Money Talks: It's time to take responsibility for what we own

Institutions of higher education espouse values such as service, integrity, equality, and global responsibility. They are the intellectual and moral leaders of our time. Yet, the ways in which these institutions of higher education, like our own, invest their money is currently irresponsible and unacceptable.

When you invest in a company, you own part of that company. And if you own something, you are responsible for it. Yet inconsistencies in the things we say we value and the things we invest in abound. This discrepancy is especially crucial as it applies to institutions of higher learning. It is essential that we recognize this and do something about the fundamental contradiction.

Harvard considers itself a leader in campus sustainability, and with good reason. With impressive LEED-certified buildings and a significant carbon reduction goal, Harvard has worked to make “Green the new Crimson.” But while its campus may be green, its portfolio is not. By investing its endowment in fossil fuel companies, Harvard sponsors global climate change. You’ll never hear President Faust say: “I support global warming that threatens the future of Harvard students.” If she did, the public would be appalled. But making investments in the fossil fuel industry sends that very message, and such a practice should elicit the same disgust.

Consciously sponsoring climate change is only one example of our university’s moral inconsistency. Harvard is a member of the Fair Labor Association, meaning it only grants use of the Harvard trademark to companies that meet fair labor standards. In this way, Harvard uses its brand to promote justice. Yet, at the same time, Harvard invests in Vale S.A., a Brazilian mining corporation given the Public Eye Award for most evil company in the world, due in part to its dismal treatment of workers.

Harvard’s investment in arms manufacturing offers yet another example of moral incongruity. According to research by the Harvard School of Public Health, places with more guns have more homicides. In the aftermath of the recent tragedy at Sandy Hook Elementary School, Harvard faculty spoke out about the need for violence prevention efforts. For example, Masters of Adams House, Judith S. “Judy” ’67 and John G. “Sean” Palfrey ’67, published an impactful piece in the New England Journal of Medicine on the topic.

But while members of the Harvard community use their research and positions of leadership to protect us from guns, Harvard continues to funnel money to arms manufacturers with its endowment. Harvard invests funds with the Vanguard Group, the largest stockholder in Smith & Wesson Holding Corporation, a leading U.S. gun manufacturer. In response to the Sandy Hook tragedy, all Vanguard had to say was “We believe that mutual funds are not optimal agents to address social change.’’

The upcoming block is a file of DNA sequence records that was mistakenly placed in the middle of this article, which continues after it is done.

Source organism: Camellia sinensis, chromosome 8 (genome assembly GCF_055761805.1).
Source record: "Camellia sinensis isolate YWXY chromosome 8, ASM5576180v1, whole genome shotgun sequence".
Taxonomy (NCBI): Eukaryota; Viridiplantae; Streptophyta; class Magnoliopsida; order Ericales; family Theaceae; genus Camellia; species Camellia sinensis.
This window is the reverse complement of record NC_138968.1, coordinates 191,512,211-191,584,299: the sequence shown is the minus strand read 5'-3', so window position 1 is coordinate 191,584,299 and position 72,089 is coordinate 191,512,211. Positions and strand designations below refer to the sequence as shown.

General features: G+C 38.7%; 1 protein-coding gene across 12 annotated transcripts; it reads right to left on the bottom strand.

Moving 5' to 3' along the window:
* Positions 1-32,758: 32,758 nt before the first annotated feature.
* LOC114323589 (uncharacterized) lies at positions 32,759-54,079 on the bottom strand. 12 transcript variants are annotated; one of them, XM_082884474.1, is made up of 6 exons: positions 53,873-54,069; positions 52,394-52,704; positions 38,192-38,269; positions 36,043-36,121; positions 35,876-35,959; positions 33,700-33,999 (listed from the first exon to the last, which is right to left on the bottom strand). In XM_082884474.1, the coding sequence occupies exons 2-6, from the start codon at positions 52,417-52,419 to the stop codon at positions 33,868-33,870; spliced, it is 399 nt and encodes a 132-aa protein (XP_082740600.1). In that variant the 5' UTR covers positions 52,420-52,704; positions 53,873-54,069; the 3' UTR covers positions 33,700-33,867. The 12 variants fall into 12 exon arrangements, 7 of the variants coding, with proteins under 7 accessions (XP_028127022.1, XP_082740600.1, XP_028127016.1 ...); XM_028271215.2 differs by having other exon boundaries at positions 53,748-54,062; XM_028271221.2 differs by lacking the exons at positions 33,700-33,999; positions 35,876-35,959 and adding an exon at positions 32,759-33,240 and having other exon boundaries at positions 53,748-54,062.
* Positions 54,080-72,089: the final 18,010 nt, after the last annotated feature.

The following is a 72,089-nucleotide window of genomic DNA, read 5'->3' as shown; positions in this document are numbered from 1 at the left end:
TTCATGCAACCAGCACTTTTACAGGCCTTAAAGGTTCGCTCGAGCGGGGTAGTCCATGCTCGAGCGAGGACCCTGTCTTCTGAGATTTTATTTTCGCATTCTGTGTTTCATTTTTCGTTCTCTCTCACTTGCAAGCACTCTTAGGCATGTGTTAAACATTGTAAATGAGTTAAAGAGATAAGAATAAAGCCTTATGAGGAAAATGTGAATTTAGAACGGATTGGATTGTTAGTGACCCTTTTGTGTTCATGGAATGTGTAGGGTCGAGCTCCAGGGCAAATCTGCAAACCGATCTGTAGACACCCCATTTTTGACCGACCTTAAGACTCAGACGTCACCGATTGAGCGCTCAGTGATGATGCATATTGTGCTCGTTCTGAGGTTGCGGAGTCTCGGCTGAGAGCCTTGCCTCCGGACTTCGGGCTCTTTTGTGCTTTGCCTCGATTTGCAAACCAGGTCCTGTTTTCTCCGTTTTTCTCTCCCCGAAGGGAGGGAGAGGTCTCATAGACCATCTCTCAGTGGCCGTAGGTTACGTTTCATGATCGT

Investments in the fossil fuel industry, companies guilty of exploiting workers, and gun manufacturers all illustrate the misalignment between the values voiced by Harvard and the ownership it actually assumes through its investments.

Harvard is not alone in this practice. Ignorance and irresponsibility are ubiquitous when it comes to investing. Some will call me naïve: That this is just the way our system works. That a diversified portfolio is the key to success. That we can work to better the world in other ways.

This may be how our system works, but that doesn’t mean it’s the way it should work. We simply cannot afford to think of investments in a separate vein from morality any longer. We must not abandon the values we know to be true when it comes to making a profit.

This time might not be far away. I have so much hope for our generation.

Because of a campaign spearheaded by our classmates, beginning at the end of this year, donors will have the option of giving to Harvard’s social choice fund, which will be invested separately from the rest of the endowment in funds that meet specific criteria for social responsibility.

At the same time, the fossil fuel divestment movement, perhaps more than anything else, has illuminated our morally unacceptable investment patterns. Now students on over 250 campuses across the country are telling their administrations loudly and clearly, “If it’s wrong to wreck the planet, it’s wrong to profit off of that wreckage.”

How we make our money matters, and it shapes the kind of world in which we, ourselves, our children, and future generations will live. Money talks, and it’s time our institutions of higher education lead the way in using it to say what we mean.

Hannah M. Borowsky ’15, a Crimson editorial writer, is an organismic and evolutionary biology concentrator in Leverett House.

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